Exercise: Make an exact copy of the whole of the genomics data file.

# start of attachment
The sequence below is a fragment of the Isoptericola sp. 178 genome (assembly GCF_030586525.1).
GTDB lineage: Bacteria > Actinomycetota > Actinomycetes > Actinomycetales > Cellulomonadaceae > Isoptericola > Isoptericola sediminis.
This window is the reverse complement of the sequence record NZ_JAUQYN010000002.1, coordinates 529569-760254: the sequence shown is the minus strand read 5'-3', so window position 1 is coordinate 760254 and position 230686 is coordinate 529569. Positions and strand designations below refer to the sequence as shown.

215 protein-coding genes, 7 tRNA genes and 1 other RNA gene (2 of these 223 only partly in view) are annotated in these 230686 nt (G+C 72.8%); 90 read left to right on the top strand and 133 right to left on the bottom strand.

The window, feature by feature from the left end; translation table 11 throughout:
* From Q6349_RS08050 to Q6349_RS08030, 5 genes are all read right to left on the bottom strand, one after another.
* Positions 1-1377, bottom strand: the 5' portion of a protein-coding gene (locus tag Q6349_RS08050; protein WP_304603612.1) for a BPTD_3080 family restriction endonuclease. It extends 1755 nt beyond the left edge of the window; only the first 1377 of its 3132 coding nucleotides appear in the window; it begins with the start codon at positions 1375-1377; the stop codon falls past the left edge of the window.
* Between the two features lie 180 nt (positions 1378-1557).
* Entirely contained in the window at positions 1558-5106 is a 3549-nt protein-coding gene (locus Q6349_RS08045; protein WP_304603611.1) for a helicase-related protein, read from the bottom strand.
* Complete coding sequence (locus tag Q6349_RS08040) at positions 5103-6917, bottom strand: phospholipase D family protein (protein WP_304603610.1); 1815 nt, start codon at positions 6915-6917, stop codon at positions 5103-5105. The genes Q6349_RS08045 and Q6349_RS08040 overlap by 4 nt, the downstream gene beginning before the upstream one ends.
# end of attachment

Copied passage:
The sequence below is a fragment of the Isoptericola sp. 178 genome (assembly GCF_030586525.1).
GTDB lineage: Bacteria > Actinomycetota > Actinomycetes > Actinomycetales > Cellulomonadaceae > Isoptericola > Isoptericola sediminis.
This window is the reverse complement of the sequence record NZ_JAUQYN010000002.1, coordinates 529569-760254: the sequence shown is the minus strand read 5'-3', so window position 1 is coordinate 760254 and position 230686 is coordinate 529569. Positions and strand designations below refer to the sequence as shown.

215 protein-coding genes, 7 tRNA genes and 1 other RNA gene (2 of these 223 only partly in view) are annotated in these 230686 nt (G+C 72.8%); 90 read left to right on the top strand and 133 right to left on the bottom strand.

The window, feature by feature from the left end; translation table 11 throughout:
* From Q6349_RS08050 to Q6349_RS08030, 5 genes are all read right to left on the bottom strand, one after another.
* Positions 1-1377, bottom strand: the 5' portion of a protein-coding gene (locus tag Q6349_RS08050; protein WP_304603612.1) for a BPTD_3080 family restriction endonuclease. It extends 1755 nt beyond the left edge of the window; only the first 1377 of its 3132 coding nucleotides appear in the window; it begins with the start codon at positions 1375-1377; the stop codon falls past the left edge of the window.
* Between the two features lie 180 nt (positions 1378-1557).
* Entirely contained in the window at positions 1558-5106 is a 3549-nt protein-coding gene (locus Q6349_RS08045; protein WP_304603611.1) for a helicase-related protein, read from the bottom strand.
* Complete coding sequence (locus tag Q6349_RS08040) at positions 5103-6917, bottom strand: phospholipase D family protein (protein WP_304603610.1); 1815 nt, start codon at positions 6915-6917, stop codon at positions 5103-5105. The genes Q6349_RS08045 and Q6349_RS08040 overlap by 4 nt, the downstream gene beginning before the upstream one ends.